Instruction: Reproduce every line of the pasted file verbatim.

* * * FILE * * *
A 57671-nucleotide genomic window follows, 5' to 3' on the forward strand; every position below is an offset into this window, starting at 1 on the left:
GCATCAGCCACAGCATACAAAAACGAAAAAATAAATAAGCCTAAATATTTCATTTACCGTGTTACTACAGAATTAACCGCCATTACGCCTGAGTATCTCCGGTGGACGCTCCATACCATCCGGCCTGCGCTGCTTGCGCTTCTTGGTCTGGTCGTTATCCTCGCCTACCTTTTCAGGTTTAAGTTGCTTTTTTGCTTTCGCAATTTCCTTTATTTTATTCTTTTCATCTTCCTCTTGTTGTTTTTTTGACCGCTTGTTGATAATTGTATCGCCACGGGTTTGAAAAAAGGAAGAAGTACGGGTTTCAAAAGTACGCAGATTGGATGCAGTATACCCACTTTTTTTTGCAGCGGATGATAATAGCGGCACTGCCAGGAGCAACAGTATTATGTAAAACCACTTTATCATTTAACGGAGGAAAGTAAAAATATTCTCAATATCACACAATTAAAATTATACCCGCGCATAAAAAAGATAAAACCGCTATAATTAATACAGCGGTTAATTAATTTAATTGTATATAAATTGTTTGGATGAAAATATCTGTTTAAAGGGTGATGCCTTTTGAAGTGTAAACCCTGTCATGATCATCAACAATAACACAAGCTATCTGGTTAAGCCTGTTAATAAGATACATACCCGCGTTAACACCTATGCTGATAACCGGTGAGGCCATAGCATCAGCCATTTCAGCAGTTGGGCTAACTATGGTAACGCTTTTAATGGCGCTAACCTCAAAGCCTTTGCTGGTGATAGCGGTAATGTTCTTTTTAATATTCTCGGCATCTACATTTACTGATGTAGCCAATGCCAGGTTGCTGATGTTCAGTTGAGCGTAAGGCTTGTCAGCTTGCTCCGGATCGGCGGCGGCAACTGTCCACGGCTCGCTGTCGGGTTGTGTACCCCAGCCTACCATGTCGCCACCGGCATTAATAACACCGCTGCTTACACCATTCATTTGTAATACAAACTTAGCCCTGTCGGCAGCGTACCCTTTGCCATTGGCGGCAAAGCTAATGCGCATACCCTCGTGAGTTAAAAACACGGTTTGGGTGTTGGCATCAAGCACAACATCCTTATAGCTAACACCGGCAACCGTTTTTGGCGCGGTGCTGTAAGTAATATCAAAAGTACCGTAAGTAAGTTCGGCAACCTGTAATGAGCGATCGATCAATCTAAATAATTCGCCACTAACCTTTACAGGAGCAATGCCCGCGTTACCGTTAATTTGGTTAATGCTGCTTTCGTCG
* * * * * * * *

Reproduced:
A 57671-nucleotide genomic window follows, 5' to 3' on the forward strand; every position below is an offset into this window, starting at 1 on the left:
GCATCAGCCACAGCATACAAAAACGAAAAAATAAATAAGCCTAAATATTTCATTTACCGTGTTACTACAGAATTAACCGCCATTACGCCTGAGTATCTCCGGTGGACGCTCCATACCATCCGGCCTGCGCTGCTTGCGCTTCTTGGTCTGGTCGTTATCCTCGCCTACCTTTTCAGGTTTAAGTTGCTTTTTTGCTTTCGCAATTTCCTTTATTTTATTCTTTTCATCTTCCTCTTGTTGTTTTTTTGACCGCTTGTTGATAATTGTATCGCCACGGGTTTGAAAAAAGGAAGAAGTACGGGTTTCAAAAGTACGCAGATTGGATGCAGTATACCCACTTTTTTTTGCAGCGGATGATAATAGCGGCACTGCCAGGAGCAACAGTATTATGTAAAACCACTTTATCATTTAACGGAGGAAAGTAAAAATATTCTCAATATCACACAATTAAAATTATACCCGCGCATAAAAAAGATAAAACCGCTATAATTAATACAGCGGTTAATTAATTTAATTGTATATAAATTGTTTGGATGAAAATATCTGTTTAAAGGGTGATGCCTTTTGAAGTGTAAACCCTGTCATGATCATCAACAATAACACAAGCTATCTGGTTAAGCCTGTTAATAAGATACATACCCGCGTTAACACCTATGCTGATAACCGGTGAGGCCATAGCATCAGCCATTTCAGCAGTTGGGCTAACTATGGTAACGCTTTTAATGGCGCTAACCTCAAAGCCTTTGCTGGTGATAGCGGTAATGTTCTTTTTAATATTCTCGGCATCTACATTTACTGATGTAGCCAATGCCAGGTTGCTGATGTTCAGTTGAGCGTAAGGCTTGTCAGCTTGCTCCGGATCGGCGGCGGCAACTGTCCACGGCTCGCTGTCGGGTTGTGTACCCCAGCCTACCATGTCGCCACCGGCATTAATAACACCGCTGCTTACACCATTCATTTGTAATACAAACTTAGCCCTGTCGGCAGCGTACCCTTTGCCATTGGCGGCAAAGCTAATGCGCATACCCTCGTGAGTTAAAAACACGGTTTGGGTGTTGGCATCAAGCACAACATCCTTATAGCTAACACCGGCAACCGTTTTTGGCGCGGTGCTGTAAGTAATATCAAAAGTACCGTAAGTAAGTTCGGCAACCTGTAATGAGCGATCGATCAATCTAAATAATTCGCCACTAACCTTTACAGGAGCAATGCCCGCGTTACCGTTAATTTGGTTAATGCTGCTTTCGTCG